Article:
Despite today’s shocking events and the continued terrorist violence, we know that in the long run the path of dialogue and of negotiations is the only way to bring peace and prosperity to our region. Sadly – too many of our Arab neighbors still prefer to talk about Israel rather than talking with us.

Nevertheless, the Ministry of Foreign Affairs under my leadership, continues to seek every avenue to foster contact and dialogue with our Arab neighbors, both near and far.

Just last week, I met in Dublin with the Foreign Ministers of Egypt, Morocco and Mauritania, and we are continuing these efforts all the time. I am reminded that Abba Eban often spoke of the need to enhance our knowledge of the Arabic language and culture. I am pleased to say that the modern MFA is fulfilling this tradition, with our Middle Eastern training stream and in our initiatives to reach out to the Arab public through our Arabic internet website and our department for Arabic media.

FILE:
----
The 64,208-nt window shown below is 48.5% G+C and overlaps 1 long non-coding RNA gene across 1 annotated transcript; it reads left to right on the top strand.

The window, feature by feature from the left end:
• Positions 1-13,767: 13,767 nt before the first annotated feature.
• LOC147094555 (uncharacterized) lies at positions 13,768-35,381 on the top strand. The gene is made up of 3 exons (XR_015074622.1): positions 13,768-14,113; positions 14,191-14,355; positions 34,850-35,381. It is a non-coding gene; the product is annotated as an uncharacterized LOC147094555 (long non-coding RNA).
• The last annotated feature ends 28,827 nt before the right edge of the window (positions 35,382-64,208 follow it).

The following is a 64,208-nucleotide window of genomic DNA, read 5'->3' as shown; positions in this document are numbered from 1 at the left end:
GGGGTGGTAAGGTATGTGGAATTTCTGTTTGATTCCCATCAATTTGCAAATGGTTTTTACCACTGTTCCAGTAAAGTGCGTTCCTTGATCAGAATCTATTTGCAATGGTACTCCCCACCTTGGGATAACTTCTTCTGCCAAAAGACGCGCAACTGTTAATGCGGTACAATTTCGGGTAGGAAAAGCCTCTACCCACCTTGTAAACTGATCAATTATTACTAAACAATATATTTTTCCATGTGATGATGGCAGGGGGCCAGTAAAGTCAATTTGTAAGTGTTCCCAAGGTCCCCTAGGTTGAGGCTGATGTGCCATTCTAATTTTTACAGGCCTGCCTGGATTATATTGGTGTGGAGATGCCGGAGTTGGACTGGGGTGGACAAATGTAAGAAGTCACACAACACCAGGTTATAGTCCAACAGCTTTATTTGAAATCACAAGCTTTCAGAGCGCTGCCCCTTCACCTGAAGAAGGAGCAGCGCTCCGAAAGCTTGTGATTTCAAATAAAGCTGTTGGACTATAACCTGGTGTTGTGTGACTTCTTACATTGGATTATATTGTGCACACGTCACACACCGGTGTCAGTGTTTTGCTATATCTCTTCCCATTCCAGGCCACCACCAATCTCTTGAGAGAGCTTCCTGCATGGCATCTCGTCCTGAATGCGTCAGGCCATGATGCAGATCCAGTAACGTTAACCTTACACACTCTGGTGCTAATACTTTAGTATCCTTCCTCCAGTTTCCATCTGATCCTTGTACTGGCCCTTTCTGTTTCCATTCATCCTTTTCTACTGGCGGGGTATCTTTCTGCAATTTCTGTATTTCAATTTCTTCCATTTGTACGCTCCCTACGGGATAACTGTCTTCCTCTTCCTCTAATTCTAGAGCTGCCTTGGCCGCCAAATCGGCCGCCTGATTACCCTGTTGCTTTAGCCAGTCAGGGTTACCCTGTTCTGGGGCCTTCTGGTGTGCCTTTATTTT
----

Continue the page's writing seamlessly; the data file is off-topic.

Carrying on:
Ladies and Gentlemen,

The message of peace and of dialogue, I believe, is the true legacy of Abba Eban.  Through his rich language and his courageous statesmanship, this was a man who harnessed the world of diplomacy, and made it work for the benefit of our individual and national welfare.

As we stand here celebrating the life of Abba Eban, on the occasion of the fifty-fifth anniversary of Israel’s membership of the United Nations, we share a mutual responsibility – to ourselves and to the memory of our greatest diplomat – to continue this mission.